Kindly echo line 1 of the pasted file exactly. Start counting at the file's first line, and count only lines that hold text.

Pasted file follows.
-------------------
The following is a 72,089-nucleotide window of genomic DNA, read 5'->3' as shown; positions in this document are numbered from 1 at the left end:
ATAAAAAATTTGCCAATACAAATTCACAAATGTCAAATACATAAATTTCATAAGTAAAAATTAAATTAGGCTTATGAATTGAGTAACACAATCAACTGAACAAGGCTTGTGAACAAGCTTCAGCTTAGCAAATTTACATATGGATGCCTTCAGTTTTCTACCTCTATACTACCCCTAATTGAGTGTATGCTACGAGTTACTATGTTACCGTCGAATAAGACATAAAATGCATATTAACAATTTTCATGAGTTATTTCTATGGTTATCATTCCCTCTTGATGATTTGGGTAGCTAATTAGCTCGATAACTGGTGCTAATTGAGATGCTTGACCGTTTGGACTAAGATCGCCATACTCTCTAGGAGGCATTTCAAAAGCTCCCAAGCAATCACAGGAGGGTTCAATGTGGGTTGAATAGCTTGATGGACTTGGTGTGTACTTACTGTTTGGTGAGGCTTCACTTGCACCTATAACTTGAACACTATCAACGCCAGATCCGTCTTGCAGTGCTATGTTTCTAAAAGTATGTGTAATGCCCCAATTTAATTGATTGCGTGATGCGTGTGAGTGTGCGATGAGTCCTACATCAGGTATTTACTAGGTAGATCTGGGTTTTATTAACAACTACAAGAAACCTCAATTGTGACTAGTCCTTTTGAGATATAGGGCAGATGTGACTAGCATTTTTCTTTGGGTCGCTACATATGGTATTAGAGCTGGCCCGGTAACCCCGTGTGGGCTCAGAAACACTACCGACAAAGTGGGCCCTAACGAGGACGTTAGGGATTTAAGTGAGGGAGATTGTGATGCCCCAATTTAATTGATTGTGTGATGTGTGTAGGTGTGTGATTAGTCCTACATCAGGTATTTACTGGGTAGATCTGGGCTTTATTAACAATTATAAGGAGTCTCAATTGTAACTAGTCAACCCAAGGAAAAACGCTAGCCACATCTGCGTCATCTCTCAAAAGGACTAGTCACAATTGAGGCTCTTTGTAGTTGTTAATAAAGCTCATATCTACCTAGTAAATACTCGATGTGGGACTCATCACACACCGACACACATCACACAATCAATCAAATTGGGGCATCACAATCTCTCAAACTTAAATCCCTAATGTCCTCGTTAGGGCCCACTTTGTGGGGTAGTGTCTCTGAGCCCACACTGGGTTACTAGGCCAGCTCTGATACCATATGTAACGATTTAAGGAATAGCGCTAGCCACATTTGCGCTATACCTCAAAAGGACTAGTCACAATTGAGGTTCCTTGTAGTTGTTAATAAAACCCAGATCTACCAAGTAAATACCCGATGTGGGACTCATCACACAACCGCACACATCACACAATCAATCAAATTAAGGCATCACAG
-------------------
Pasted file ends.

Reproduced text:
The following is a 72,089-nucleotide window of genomic DNA, read 5'->3' as shown; positions in this document are numbered from 1 at the left end: